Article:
As 2019 begins, we are one year away from the highly anticipated California Consumer Privacy Act of 2018 (CCPA or the Act) going into effect. As companies update their privacy policies to comply with the CCPA, it is essential to determine whose personal information the Act protects. Two issues businesses should consider when updating their data privacy policies are: (i) the geographic residence of the individuals whose information is collected; and (ii) whether the Act applies to their employees. Continue Reading Defining “Consumer” Under The California Consumer Privacy Act
Recent developments in privacy law and a rise in class action lawsuits related to data collection offer a cautionary tale about understanding legal and ethical boundaries of monitoring “on-the-clock” employee conduct. With a hodgepodge of federal, state, and local legislation governing employee privacy rights, employers are often left to navigate a complicated legal landscape while balancing the practical need to understand how employees are using company information and equipment. Employers, for example, have a legitimate interest in protecting company trade secrets, detecting unlawful transmission of unlicensed material, and improving work productivity. Employees, on the other hand, may have a reasonable expectation of privacy in certain contexts while at work.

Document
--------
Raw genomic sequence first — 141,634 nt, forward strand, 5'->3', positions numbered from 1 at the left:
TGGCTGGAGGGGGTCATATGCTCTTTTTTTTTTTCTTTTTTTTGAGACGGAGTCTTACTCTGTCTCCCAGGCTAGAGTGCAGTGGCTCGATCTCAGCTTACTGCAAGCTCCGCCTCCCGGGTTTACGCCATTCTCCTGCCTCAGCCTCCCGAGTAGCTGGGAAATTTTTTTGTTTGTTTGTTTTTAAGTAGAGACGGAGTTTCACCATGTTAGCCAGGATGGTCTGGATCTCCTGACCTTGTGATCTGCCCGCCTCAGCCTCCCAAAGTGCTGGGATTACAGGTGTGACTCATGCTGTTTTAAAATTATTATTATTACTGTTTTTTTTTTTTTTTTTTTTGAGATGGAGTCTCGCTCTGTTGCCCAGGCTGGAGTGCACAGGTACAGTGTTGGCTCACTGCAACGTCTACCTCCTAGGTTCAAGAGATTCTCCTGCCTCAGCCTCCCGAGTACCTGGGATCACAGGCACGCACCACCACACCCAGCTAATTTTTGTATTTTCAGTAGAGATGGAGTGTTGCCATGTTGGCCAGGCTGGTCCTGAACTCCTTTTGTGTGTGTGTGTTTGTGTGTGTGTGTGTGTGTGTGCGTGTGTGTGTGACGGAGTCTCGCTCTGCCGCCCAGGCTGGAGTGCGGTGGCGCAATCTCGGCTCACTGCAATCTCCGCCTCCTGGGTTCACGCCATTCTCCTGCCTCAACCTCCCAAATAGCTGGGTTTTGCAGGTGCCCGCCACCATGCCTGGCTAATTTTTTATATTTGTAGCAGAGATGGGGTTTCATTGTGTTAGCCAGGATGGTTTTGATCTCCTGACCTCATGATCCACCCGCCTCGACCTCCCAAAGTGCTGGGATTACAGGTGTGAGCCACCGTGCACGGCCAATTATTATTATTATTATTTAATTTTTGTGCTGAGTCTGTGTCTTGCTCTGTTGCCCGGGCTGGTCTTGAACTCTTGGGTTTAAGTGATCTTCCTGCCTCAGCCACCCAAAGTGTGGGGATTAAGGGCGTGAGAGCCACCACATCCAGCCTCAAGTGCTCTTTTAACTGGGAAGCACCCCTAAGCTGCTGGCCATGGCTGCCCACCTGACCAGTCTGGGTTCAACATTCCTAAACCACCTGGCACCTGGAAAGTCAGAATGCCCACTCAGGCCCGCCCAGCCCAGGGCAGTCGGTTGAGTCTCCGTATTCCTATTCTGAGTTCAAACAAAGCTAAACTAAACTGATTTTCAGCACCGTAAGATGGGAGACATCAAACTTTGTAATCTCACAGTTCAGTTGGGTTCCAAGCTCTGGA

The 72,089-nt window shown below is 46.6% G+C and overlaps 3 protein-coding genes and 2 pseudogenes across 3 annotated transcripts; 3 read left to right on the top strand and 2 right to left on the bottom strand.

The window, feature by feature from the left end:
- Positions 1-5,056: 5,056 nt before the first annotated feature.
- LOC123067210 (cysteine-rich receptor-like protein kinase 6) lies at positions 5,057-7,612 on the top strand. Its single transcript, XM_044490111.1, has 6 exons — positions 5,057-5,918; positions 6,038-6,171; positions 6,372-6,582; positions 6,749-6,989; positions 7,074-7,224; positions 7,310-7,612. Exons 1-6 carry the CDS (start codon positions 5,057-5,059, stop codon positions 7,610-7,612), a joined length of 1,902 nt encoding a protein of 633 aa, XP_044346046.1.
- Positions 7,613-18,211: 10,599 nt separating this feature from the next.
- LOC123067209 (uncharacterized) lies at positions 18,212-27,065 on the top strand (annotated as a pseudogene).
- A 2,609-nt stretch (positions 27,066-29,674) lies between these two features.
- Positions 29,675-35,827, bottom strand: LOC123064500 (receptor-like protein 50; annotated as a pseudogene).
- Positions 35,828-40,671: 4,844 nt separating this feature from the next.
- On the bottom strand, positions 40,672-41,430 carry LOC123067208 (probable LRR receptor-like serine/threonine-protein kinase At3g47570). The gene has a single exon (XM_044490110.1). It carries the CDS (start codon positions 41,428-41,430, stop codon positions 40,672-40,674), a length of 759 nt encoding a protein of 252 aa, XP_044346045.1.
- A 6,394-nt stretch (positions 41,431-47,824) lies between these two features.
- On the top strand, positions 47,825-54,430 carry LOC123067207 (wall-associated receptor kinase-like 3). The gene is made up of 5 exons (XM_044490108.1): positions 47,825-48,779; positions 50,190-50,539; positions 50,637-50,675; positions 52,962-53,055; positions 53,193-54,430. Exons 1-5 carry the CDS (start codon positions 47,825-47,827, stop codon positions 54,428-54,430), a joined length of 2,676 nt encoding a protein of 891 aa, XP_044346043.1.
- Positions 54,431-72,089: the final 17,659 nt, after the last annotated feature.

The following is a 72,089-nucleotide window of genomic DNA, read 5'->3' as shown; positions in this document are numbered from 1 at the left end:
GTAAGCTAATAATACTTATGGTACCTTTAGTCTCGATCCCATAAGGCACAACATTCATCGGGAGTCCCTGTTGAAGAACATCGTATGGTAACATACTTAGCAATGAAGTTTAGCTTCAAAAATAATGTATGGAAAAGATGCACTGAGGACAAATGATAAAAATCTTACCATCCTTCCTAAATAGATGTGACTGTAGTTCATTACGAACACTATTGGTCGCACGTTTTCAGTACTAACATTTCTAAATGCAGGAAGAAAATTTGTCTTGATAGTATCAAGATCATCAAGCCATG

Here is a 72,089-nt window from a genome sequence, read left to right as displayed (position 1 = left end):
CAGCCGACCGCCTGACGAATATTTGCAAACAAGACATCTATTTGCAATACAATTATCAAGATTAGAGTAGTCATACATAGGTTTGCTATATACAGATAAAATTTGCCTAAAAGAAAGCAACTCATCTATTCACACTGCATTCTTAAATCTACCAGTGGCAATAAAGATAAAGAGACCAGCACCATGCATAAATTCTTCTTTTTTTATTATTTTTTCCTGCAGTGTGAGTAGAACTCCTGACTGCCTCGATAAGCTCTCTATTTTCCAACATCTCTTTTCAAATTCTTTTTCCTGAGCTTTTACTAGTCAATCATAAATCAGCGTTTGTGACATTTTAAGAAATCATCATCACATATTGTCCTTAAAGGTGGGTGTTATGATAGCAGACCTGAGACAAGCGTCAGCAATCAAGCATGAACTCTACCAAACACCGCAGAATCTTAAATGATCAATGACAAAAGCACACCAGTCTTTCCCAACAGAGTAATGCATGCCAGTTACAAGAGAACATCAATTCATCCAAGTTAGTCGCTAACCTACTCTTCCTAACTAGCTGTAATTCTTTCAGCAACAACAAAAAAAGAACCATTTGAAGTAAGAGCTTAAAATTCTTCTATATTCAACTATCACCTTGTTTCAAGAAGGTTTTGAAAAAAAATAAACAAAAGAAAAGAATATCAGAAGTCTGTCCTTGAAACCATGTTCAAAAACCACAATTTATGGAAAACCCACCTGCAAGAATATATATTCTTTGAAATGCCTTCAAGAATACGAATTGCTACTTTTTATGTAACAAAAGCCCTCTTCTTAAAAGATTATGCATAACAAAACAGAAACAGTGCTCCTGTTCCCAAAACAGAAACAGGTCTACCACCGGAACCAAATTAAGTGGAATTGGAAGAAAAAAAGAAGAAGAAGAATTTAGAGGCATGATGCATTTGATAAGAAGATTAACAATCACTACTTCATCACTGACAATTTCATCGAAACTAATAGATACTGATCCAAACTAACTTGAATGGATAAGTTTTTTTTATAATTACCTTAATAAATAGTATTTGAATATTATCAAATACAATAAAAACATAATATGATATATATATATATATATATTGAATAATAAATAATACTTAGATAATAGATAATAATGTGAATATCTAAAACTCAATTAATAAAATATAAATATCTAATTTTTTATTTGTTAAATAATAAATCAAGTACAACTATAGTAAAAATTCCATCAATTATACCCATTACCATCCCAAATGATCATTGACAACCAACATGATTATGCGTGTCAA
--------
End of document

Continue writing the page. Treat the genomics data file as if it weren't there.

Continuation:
This quandary begs the question, where do employers draw the line? Continue Reading Workplace Monitoring: Where Do Employers Draw The Line?
The General Data Protection Regulation (GDPR) imposes strict obligations upon organizations that process the “personal data” of European individuals. Failure to comply with GDPR can result in large fines. The UK’s Information Commissioner’s Office (ICO), in recent months, issued a number of fines of £500,000 on global businesses with household names, and such fines have generated a lot of publicity. Many onlookers would be shocked by the magnitude of those fines but may not have appreciated that they were imposed under the Data Protection Act 1998, which was in force when the offending breaches occurred. Had the breaches taken place after May 25th of this year, when the GDPR took effect, those fines would more than likely have been significantly higher.